Read | Psalm 47
Clap your hands, all you nations;
shout to God with cries of joy.
For the Lord Most High is awesome,
the great King over all the earth.
He subdued nations under us,
peoples under our feet.
He chose our inheritance for us,
the pride of Jacob, whom he loved.
God has ascended amid shouts of joy,
the Lord amid the sounding of trumpets.
Sing praises to God, sing praises;
sing praises to our King, sing praises.
For God is the King of all the earth;
sing to him a psalm of praise.
God reigns over the nations;
God is seated on his holy throne.
The nobles of the nations assemble
as the people of the God of Abraham,
for the kings of the earth belong to God;
he is greatly exalted.
Respond | Derek Wu
Clap your hands, all you nations;
Shout to God with cries of joy.
If there is anything wrong to tell people in the time of a pandemic, it’s probably something like “Clap your hands, all you nations; shout to God with cries of joy!” What then does a Psalm like this have to do in a time like this? Who can muster up shouts of genuine praise amid such deep lament?
It may be helpful to spend a few minutes to reflect on the purpose of praise. Why does praise exist? Then, ask—why do I praise God?
Why is it that, at times, I am compelled to sing and dance to the Lord in joy? Though perhaps at disproportionate amounts, we all experience this. A rush of exhilaration at the sound of good news. A hearty sigh of relief overwhelming thoughts of what could have been. A leap in the heart as we notice ourselves enjoying life with loved ones. Expectations fulfilled; dreams realized. In such happenings we feel a sense of gratitude for something beyond ourselves. We direct our exuberance toward God in worshipful recognition of the one who blesses us with moments of abundance.
Praise becomes difficult when we are asked to praise in moments of scarcity. Surely it’s unreasonable to thank God for water in the desert. But in the same way it also seems unreasonable for God’s chosen people to retain these psalms as they faced massacre, exile, colonization, desecration of their identity, and systemic shame and degradation even by those who were supposed to be their leaders. And certainly it was hard for the early church to retain despite persecution. Nevertheless, God’s people have held these words close and passed them to us, the nations: “Clap your hands, all you nations; shout to God with cries of joy!”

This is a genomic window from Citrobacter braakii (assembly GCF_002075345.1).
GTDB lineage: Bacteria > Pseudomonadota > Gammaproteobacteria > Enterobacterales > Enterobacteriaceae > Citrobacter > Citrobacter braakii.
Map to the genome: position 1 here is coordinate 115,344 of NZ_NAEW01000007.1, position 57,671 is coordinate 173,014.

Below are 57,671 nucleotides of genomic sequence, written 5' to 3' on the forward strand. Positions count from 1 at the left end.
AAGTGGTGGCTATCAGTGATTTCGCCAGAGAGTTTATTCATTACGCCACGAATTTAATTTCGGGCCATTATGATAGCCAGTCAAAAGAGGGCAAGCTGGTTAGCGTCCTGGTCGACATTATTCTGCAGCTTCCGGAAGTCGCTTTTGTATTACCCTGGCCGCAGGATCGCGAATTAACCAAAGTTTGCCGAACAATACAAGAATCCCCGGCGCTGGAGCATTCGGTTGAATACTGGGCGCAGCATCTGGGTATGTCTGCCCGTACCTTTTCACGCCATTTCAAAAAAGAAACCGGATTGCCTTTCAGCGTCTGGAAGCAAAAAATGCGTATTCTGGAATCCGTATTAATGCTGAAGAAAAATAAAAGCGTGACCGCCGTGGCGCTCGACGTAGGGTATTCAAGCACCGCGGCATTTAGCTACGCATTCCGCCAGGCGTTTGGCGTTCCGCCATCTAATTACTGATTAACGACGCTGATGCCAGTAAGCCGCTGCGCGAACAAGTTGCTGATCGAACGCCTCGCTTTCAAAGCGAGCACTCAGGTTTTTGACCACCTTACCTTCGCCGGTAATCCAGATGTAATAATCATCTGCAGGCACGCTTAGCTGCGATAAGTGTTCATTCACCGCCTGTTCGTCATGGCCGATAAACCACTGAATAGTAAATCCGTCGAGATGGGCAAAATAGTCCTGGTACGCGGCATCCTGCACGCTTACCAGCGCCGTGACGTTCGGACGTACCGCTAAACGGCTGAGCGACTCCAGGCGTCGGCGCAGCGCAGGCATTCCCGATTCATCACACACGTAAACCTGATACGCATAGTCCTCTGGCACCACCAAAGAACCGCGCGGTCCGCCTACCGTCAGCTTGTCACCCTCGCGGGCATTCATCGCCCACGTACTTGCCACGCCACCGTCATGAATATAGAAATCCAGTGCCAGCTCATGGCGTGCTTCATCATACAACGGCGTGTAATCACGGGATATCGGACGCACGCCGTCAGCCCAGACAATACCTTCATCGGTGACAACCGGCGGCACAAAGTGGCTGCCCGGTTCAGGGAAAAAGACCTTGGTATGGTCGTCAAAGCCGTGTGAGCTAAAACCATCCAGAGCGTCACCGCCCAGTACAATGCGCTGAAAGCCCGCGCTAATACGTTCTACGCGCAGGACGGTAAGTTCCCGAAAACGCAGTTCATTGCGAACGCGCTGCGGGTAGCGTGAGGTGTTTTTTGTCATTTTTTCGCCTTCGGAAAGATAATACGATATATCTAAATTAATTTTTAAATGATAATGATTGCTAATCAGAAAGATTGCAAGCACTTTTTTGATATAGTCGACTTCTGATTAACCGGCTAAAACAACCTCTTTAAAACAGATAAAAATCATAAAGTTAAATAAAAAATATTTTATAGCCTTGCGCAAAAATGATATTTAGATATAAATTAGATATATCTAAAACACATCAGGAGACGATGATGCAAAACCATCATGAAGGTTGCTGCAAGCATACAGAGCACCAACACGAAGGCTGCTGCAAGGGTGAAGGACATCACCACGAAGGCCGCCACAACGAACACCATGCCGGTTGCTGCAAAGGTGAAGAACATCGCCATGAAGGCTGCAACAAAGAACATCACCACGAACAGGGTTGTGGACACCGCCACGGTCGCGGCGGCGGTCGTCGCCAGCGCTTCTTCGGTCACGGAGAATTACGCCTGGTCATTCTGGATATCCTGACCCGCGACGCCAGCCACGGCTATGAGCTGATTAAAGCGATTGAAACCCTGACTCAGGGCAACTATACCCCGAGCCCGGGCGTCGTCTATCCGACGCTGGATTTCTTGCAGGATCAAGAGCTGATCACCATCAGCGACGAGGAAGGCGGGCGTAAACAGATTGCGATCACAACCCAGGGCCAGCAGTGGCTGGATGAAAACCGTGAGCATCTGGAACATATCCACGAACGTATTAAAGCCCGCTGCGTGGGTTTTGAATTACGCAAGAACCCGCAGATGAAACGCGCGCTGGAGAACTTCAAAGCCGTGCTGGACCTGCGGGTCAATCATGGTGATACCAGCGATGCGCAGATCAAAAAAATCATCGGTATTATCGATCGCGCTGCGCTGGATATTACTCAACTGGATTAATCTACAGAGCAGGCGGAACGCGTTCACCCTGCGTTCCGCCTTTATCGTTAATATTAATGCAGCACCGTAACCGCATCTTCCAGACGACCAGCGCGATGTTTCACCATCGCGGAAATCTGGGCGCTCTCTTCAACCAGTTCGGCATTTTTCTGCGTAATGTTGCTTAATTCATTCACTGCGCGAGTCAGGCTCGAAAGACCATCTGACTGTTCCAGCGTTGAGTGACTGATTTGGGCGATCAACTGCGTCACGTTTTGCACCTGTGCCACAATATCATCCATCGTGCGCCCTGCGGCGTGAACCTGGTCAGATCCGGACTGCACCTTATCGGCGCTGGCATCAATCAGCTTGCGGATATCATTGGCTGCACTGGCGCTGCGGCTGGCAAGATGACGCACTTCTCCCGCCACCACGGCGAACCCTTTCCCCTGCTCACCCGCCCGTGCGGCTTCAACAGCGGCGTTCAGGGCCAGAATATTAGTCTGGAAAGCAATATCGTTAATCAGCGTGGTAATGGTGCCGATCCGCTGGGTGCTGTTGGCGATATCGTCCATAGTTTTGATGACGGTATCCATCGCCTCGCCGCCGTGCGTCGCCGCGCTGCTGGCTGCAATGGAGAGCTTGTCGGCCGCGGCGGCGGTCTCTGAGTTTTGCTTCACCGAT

Can praise just be the natural result of good times and happy happenings? It cannot be, for if so, there would be no praises in our Book. The history of God’s people is full of lament and despair, yet it is in spite of our circumstances that we praise. We must remember this as some of our own face massacre, exile, colonization, desecration of their identity, and systemic shame and degradation even by those who were supposed to be their leaders. I think of those without the means to survive the virus or the loss of a job. I think of those who are taken from their homes and forced back to their “homeland.” I think of those who cannot perform normal activities without fear. As we think of this we cannot forget to praise. We must praise—not as an expression of gratitude but as an expression of hope—as we direct our anxieties in worshipful recognition to the one who can—and will—redeem even the most bleak of futures.